These animations swirled around my living room and my brain with out of tune Moog synthesizer jingles playing over them. Star-filters and dusk chrome gradients filled my head and every second of TV I could sneak in before my parents woke up.

This was the first “Motion Graphics” that I remember seeing. And those blue swirls have stuck with me throughout my over 10 year career in Motion Design and animation.

Chasing The Light

Thousands of other kids my age grew up seeing all this stuff and some of us made the decision to figure out how this animation stuff is made.

Plugin developers like Peder Norrby from Trapcode gave us ways to emulate these effects with ease. Also, Artists like Harry Frank clearly had the itch to bring these 80s effects to life.

We traded formulas around to get that TV look JUST RIGHT.

Scanlines? Check! CRT Effects? Check! Glows? Check.

So many of us were trying to emulate the look we remember from the early 80s living room. And we were getting pretty dang close!

This excellent Justice Video probably got the closest to really nailing these effects.

But as with most emulations, you can get pretty dang close but it’s never absolutely perfect.

I kept thinking “How in the heck did they make this stuff to begin with? How is it that we have all this new technology, plugins, and computing power and we cant make something look the way it did over 30 years ago?

Scanimate is the answer.

It’s All About Analog

Finally discovering Scanimate was absolutely the missing piece in the pixel puzzle.

Here was a huge analog computer from the 1970s with the ability to make real time animation.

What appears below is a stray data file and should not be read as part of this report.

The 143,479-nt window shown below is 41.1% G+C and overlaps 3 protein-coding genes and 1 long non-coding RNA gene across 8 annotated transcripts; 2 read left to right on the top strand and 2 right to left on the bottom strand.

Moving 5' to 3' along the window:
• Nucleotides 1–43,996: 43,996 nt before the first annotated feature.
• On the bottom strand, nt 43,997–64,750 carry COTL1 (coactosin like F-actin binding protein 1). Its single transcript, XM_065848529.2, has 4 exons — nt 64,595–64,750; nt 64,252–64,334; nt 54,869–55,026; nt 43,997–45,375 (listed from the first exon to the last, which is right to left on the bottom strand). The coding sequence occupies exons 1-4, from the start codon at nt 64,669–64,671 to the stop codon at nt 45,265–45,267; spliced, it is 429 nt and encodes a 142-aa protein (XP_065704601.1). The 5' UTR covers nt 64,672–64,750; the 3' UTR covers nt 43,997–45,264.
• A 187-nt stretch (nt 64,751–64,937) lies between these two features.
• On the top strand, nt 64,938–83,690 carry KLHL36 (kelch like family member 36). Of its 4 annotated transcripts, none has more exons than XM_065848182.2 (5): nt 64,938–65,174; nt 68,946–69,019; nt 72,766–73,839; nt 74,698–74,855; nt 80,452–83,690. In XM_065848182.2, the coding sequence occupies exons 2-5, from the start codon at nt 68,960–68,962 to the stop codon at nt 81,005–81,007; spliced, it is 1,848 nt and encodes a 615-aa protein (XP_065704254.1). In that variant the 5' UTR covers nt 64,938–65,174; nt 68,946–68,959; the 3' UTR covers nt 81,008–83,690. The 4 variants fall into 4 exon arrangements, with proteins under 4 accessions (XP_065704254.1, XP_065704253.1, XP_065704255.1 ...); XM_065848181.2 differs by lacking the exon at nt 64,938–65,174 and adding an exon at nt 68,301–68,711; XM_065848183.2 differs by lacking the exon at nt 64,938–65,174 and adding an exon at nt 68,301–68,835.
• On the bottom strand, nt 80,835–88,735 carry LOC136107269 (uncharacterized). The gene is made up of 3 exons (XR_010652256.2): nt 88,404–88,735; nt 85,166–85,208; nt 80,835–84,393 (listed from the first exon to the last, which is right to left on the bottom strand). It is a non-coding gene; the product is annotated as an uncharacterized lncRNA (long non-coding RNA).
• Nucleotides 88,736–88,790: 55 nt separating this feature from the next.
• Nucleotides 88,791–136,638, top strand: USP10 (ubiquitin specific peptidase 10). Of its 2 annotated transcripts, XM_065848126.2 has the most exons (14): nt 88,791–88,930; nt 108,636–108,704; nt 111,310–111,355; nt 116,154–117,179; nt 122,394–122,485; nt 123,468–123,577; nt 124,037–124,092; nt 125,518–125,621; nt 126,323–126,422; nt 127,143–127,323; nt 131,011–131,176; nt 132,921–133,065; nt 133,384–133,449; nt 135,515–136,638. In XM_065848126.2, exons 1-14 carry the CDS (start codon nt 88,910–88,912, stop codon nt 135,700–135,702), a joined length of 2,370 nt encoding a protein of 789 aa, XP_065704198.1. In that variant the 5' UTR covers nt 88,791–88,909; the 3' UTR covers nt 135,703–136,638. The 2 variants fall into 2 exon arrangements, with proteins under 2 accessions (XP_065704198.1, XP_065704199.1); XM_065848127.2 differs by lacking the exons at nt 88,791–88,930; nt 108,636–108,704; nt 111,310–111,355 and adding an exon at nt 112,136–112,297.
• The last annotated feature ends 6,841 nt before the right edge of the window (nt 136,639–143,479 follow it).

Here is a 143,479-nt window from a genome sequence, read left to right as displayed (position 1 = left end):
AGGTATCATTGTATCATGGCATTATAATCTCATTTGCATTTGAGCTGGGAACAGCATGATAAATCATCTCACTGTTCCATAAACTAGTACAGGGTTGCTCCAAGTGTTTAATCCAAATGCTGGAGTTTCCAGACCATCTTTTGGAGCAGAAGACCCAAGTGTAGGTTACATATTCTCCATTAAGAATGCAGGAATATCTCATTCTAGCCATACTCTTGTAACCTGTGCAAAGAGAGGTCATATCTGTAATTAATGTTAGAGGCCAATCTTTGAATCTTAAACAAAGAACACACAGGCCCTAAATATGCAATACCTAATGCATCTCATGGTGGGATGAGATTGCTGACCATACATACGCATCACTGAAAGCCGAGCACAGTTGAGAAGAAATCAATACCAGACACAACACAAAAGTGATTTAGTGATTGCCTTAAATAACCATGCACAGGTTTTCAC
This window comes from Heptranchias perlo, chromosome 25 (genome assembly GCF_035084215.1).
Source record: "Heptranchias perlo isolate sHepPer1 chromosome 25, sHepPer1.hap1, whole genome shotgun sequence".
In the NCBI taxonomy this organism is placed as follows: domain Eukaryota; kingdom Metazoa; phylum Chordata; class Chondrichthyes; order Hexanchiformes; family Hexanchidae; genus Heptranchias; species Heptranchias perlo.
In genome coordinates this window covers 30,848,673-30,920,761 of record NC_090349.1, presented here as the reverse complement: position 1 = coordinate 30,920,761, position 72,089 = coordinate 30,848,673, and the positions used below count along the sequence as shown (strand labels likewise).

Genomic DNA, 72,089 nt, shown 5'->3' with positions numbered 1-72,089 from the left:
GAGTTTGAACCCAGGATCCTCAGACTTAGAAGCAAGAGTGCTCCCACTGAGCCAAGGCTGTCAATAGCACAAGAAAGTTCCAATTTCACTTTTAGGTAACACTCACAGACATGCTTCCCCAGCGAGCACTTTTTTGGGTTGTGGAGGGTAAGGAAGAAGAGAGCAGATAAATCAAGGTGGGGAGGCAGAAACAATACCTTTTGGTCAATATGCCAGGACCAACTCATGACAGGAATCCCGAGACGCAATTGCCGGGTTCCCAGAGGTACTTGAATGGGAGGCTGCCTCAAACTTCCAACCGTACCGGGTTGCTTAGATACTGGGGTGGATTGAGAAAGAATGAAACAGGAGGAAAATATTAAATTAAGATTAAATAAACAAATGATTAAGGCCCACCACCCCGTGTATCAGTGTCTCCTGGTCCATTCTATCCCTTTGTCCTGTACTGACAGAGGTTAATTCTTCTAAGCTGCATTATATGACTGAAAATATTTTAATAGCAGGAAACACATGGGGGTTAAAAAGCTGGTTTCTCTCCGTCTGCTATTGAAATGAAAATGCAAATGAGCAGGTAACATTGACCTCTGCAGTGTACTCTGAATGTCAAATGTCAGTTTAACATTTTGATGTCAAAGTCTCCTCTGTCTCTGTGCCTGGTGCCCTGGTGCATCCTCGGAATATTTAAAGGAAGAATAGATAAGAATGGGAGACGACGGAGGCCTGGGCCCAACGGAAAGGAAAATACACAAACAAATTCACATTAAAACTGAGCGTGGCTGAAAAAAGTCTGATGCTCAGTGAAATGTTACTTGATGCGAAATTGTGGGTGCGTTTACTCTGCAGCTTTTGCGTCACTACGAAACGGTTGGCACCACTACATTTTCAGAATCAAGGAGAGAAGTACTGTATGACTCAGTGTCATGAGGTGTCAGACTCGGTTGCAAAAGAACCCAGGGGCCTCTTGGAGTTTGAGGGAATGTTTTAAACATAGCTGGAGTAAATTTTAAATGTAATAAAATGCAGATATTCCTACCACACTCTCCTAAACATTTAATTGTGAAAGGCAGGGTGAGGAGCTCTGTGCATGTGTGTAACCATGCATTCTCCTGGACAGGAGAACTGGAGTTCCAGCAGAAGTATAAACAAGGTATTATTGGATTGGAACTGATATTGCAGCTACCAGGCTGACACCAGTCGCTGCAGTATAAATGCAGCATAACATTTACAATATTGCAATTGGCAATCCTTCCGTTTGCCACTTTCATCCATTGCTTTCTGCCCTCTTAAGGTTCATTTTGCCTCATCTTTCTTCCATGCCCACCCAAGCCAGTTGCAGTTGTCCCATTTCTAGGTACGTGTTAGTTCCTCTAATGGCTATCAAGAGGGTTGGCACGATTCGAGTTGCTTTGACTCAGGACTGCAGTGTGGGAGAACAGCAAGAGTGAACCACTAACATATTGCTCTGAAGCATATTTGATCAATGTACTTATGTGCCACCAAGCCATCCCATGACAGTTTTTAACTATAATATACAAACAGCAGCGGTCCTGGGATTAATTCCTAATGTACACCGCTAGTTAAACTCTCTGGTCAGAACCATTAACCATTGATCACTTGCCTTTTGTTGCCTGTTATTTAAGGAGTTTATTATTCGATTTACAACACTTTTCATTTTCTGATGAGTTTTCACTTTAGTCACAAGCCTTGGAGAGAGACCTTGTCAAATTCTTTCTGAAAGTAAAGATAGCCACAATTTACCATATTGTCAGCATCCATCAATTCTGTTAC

The result was filmed and manipulated on a monochrome CRT screen and then colorized all through analog circuits.

It was then I realized why these effects were so had to emulate. The analog nature of the machine and the filming of actual phosphor made a look that was almost impossible to emulate with digital manipulation.

Just like photographers chasing the “film look” and music lovers chasing the “analog sound”, we too were looking to our past to try and emulate old technology with modern tools.

I obsessed over this machine. And when I found that there was still one in working condition, I knew that I just had to see this thing for myself. I was telling everyone about this thing. I even did my entire presentation at Half Rez 2014 on the Scanimate.

Scanimate Presentation from Half Rez 2014

My passion about the Scanimate came out during an interview with And they loved the idea of making a documentry about it. Months later, I was on a plane to North Carolina to actually see and play with a Scanimate!

I just HAD to see what the actual process was like making an authentic analog animation just like the ones I was chasing for over 30 years.

I had the pleasure of sitting down with original Scanimate Artist, Roy Weinstock and Scanimate Technician and owner Dave Sieg to talk about how the Scanimate got started and how all the magic worked.

I also couldn’t pass up the chance to make an authentic Scanimate animation with the machine. You can my perma-grin in the film when they finally got my logo up on the CRT. It looked just like what I was searching for all these years. In all it’s analog glory.

Greyscalegorilla Logo Animated With An Original Scanimate

Thanks to Roy Weinstock, Dave Sieg, Everyone on the team and the excellent film crew for helping make this kids dream come true.

Extra Link: (This is a Video of me in that exact living room and that same TV).


Three Color Correction Basics To Add To Every 3D Render

June 21, 2016 - By 

Color correction can often be the difference between making a GOOD render and a GREAT render. Add these three basic color correction tools to your workflow and get much better results on almost every project you do.

In this video, I will show you how to add basic color correction to many different 3D renders to help give your work a more polished look.

Post your before and after in the comments below. I would love to see this stuff in action.



Follow us on Instagram